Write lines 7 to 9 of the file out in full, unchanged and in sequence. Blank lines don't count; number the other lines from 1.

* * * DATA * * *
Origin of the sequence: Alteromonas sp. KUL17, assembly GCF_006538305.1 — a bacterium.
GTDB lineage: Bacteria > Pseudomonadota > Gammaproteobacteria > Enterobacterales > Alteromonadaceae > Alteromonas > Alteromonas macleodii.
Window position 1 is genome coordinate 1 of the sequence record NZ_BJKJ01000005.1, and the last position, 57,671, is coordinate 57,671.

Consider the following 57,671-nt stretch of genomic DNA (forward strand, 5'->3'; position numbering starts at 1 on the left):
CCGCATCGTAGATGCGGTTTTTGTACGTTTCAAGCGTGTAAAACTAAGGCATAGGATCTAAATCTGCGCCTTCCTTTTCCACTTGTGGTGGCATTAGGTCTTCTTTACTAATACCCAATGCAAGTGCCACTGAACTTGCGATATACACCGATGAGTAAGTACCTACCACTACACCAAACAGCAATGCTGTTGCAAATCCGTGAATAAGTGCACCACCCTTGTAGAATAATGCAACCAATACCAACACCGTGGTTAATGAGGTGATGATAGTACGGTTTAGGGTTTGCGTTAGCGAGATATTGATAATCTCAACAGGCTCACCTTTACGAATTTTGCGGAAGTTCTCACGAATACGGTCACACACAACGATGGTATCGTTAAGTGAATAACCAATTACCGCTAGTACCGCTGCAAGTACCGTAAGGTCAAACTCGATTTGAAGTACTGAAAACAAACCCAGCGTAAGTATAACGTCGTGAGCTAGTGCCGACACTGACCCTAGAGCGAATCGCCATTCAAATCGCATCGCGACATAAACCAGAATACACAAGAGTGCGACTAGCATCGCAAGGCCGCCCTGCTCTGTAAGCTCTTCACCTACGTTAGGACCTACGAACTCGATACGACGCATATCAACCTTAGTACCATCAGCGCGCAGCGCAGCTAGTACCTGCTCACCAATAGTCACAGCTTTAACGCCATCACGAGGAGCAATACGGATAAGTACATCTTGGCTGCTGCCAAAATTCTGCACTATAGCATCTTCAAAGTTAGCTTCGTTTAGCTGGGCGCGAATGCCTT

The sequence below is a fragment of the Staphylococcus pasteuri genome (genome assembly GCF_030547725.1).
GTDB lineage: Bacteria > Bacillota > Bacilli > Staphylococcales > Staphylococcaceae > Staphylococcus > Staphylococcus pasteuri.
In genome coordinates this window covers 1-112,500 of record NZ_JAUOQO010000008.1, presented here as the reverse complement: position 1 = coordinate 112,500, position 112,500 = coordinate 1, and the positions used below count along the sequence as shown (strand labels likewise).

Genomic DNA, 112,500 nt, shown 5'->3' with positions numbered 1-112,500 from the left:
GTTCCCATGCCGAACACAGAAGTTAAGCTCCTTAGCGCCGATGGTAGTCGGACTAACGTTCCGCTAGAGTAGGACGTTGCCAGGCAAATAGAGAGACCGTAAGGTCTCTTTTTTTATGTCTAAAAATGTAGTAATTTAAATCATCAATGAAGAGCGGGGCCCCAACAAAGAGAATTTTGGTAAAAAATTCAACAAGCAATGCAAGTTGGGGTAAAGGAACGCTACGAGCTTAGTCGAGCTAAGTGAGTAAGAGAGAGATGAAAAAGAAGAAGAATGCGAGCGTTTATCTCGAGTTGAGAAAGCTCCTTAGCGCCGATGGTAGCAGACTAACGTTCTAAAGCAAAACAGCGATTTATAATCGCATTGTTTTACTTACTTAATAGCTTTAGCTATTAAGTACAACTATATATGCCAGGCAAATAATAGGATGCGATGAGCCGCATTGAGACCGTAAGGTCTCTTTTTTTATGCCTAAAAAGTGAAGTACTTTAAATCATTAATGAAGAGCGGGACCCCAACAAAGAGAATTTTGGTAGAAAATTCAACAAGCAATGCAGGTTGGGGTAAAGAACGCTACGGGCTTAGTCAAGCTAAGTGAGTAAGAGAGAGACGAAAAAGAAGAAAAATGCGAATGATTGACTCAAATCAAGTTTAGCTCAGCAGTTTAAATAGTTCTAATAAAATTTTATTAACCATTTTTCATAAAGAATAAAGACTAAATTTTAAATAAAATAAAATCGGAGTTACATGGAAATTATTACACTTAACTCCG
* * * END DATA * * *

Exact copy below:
GTDB lineage: Bacteria > Bacillota > Bacilli > Staphylococcales > Staphylococcaceae > Staphylococcus > Staphylococcus pasteuri.
In genome coordinates this window covers 1-112,500 of record NZ_JAUOQO010000008.1, presented here as the reverse complement: position 1 = coordinate 112,500, position 112,500 = coordinate 1, and the positions used below count along the sequence as shown (strand labels likewise).

Genomic DNA, 112,500 nt, shown 5'->3' with positions numbered 1-112,500 from the left: